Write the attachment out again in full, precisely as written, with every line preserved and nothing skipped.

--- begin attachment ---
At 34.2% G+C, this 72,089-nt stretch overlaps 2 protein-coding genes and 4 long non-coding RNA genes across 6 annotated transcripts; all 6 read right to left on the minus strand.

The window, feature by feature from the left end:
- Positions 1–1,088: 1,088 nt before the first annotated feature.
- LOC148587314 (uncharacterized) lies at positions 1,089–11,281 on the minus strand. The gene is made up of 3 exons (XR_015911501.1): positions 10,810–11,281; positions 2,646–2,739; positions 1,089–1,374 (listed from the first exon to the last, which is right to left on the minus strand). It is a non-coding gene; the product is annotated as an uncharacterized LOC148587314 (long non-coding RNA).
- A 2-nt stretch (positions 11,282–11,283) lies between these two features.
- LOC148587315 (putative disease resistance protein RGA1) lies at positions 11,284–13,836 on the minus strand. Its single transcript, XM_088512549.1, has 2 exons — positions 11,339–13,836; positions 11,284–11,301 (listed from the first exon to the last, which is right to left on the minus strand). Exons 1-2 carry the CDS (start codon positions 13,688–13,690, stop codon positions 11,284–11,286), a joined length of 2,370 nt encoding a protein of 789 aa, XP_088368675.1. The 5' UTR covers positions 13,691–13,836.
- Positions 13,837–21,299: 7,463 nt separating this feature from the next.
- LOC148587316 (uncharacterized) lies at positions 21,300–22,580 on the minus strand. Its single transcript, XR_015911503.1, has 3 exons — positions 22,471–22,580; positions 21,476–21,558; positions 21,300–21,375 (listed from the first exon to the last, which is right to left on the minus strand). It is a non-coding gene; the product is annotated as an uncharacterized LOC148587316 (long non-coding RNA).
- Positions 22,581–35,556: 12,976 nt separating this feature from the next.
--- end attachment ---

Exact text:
At 34.2% G+C, this 72,089-nt stretch overlaps 2 protein-coding genes and 4 long non-coding RNA genes across 6 annotated transcripts; all 6 read right to left on the minus strand.

The window, feature by feature from the left end:
- Positions 1–1,088: 1,088 nt before the first annotated feature.
- LOC148587314 (uncharacterized) lies at positions 1,089–11,281 on the minus strand. The gene is made up of 3 exons (XR_015911501.1): positions 10,810–11,281; positions 2,646–2,739; positions 1,089–1,374 (listed from the first exon to the last, which is right to left on the minus strand). It is a non-coding gene; the product is annotated as an uncharacterized LOC148587314 (long non-coding RNA).
- A 2-nt stretch (positions 11,282–11,283) lies between these two features.
- LOC148587315 (putative disease resistance protein RGA1) lies at positions 11,284–13,836 on the minus strand. Its single transcript, XM_088512549.1, has 2 exons — positions 11,339–13,836; positions 11,284–11,301 (listed from the first exon to the last, which is right to left on the minus strand). Exons 1-2 carry the CDS (start codon positions 13,688–13,690, stop codon positions 11,284–11,286), a joined length of 2,370 nt encoding a protein of 789 aa, XP_088368675.1. The 5' UTR covers positions 13,691–13,836.
- Positions 13,837–21,299: 7,463 nt separating this feature from the next.
- LOC148587316 (uncharacterized) lies at positions 21,300–22,580 on the minus strand. Its single transcript, XR_015911503.1, has 3 exons — positions 22,471–22,580; positions 21,476–21,558; positions 21,300–21,375 (listed from the first exon to the last, which is right to left on the minus strand). It is a non-coding gene; the product is annotated as an uncharacterized LOC148587316 (long non-coding RNA).
- Positions 22,581–35,556: 12,976 nt separating this feature from the next.